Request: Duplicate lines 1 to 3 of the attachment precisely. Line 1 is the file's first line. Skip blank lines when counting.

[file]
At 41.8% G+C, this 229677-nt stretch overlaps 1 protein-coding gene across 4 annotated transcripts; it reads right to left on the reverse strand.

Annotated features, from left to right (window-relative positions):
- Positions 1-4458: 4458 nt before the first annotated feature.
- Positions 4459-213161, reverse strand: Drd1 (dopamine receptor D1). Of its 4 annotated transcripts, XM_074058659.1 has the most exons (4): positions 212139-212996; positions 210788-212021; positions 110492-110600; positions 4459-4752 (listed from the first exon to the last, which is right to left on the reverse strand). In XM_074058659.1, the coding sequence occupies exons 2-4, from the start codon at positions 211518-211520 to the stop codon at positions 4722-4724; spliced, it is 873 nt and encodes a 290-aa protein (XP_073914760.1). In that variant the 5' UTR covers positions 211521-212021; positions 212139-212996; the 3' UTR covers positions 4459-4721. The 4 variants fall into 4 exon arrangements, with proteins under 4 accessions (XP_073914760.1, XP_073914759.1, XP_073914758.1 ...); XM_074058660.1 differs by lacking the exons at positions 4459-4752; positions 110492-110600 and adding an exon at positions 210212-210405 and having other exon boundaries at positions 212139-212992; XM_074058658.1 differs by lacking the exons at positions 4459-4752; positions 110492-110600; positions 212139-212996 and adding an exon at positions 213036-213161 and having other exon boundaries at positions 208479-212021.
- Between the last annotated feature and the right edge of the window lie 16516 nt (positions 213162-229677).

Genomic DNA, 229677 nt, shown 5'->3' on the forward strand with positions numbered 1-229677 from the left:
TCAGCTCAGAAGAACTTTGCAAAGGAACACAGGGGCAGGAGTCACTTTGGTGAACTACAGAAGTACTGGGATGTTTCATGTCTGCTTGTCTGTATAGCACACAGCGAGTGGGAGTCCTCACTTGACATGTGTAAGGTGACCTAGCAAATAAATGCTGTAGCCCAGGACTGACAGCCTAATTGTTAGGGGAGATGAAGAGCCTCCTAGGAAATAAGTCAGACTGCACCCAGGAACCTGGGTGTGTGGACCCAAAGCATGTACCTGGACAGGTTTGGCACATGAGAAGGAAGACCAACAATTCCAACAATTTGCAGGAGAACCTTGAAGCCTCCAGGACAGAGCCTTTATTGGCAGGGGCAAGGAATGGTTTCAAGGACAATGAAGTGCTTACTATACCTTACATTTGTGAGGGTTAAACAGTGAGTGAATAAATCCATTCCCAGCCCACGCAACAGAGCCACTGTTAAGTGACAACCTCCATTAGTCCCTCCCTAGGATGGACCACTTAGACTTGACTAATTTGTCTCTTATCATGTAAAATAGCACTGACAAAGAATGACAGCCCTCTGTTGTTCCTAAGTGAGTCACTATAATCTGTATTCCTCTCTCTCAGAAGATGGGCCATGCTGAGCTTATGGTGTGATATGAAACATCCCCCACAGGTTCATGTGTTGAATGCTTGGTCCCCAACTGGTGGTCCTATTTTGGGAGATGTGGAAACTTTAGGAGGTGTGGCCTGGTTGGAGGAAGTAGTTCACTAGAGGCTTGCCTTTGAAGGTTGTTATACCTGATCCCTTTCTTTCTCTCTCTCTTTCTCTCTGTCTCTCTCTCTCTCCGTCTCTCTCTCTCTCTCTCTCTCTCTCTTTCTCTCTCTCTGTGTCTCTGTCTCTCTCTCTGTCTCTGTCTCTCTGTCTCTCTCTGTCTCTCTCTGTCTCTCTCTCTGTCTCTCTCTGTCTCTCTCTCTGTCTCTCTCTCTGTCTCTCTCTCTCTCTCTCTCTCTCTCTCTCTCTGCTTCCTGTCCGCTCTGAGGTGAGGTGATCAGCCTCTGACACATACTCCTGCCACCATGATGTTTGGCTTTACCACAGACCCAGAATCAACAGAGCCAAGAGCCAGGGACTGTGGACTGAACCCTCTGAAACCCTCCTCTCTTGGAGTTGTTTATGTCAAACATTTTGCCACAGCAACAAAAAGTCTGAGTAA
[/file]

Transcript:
At 41.8% G+C, this 229677-nt stretch overlaps 1 protein-coding gene across 4 annotated transcripts; it reads right to left on the reverse strand.

Annotated features, from left to right (window-relative positions):
- Positions 1-4458: 4458 nt before the first annotated feature.